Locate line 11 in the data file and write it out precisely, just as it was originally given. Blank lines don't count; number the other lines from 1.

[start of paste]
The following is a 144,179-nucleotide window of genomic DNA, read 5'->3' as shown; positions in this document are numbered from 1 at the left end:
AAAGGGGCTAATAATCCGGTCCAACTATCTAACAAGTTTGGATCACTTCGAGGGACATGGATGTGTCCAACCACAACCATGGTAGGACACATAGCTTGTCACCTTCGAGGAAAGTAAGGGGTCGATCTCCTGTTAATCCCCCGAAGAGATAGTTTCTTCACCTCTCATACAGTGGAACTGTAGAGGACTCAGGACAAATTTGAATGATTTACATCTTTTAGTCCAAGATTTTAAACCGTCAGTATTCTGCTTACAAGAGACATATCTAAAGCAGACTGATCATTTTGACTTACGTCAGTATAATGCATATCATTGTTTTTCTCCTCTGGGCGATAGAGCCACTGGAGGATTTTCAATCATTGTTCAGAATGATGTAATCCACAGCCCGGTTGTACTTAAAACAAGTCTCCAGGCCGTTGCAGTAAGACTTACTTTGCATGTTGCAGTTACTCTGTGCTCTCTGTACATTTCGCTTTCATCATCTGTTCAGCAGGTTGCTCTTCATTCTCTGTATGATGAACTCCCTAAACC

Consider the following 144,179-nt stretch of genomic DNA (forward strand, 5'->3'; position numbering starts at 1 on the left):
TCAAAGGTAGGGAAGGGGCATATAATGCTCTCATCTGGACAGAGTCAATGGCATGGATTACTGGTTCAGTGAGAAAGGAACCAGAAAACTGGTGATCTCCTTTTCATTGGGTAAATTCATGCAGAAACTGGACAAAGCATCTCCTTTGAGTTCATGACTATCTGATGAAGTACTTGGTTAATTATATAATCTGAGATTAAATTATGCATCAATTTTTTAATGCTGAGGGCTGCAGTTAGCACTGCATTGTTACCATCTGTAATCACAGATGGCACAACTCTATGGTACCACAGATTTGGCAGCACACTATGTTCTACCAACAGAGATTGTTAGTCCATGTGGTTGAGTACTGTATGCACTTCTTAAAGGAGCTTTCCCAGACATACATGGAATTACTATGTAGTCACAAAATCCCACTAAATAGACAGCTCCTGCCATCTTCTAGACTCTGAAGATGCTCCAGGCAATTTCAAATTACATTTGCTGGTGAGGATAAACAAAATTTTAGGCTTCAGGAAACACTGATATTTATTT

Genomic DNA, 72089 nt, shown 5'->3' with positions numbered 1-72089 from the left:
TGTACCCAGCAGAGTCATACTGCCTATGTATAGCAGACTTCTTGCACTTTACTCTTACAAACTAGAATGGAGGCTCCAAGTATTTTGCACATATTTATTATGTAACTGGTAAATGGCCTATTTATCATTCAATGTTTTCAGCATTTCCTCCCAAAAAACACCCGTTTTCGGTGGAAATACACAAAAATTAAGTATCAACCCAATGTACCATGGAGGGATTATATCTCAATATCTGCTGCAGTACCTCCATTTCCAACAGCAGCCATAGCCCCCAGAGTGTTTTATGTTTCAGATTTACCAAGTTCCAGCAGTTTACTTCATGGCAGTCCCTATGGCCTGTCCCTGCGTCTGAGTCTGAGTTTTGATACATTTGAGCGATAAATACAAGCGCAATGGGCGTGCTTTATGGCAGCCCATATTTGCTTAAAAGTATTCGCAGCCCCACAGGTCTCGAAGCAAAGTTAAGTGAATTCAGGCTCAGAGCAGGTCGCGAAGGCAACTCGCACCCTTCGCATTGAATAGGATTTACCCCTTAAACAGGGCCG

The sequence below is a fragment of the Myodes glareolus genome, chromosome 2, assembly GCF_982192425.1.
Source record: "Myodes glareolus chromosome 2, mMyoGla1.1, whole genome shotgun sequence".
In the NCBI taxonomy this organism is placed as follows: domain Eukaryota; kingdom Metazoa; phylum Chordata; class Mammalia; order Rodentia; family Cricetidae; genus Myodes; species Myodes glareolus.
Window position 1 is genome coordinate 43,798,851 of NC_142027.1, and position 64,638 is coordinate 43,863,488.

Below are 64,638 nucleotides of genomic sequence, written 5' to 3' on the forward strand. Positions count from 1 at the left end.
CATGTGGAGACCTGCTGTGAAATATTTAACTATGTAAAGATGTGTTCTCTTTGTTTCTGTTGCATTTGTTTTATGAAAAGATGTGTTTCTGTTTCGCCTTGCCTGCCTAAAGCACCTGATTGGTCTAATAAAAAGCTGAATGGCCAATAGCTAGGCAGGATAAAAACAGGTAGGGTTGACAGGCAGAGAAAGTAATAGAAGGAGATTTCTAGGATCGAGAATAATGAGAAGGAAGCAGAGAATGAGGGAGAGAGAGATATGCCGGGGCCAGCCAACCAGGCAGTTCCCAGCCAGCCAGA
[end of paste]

Below are 64,638 nucleotides of genomic sequence, written 5' to 3' on the forward strand. Positions count from 1 at the left end.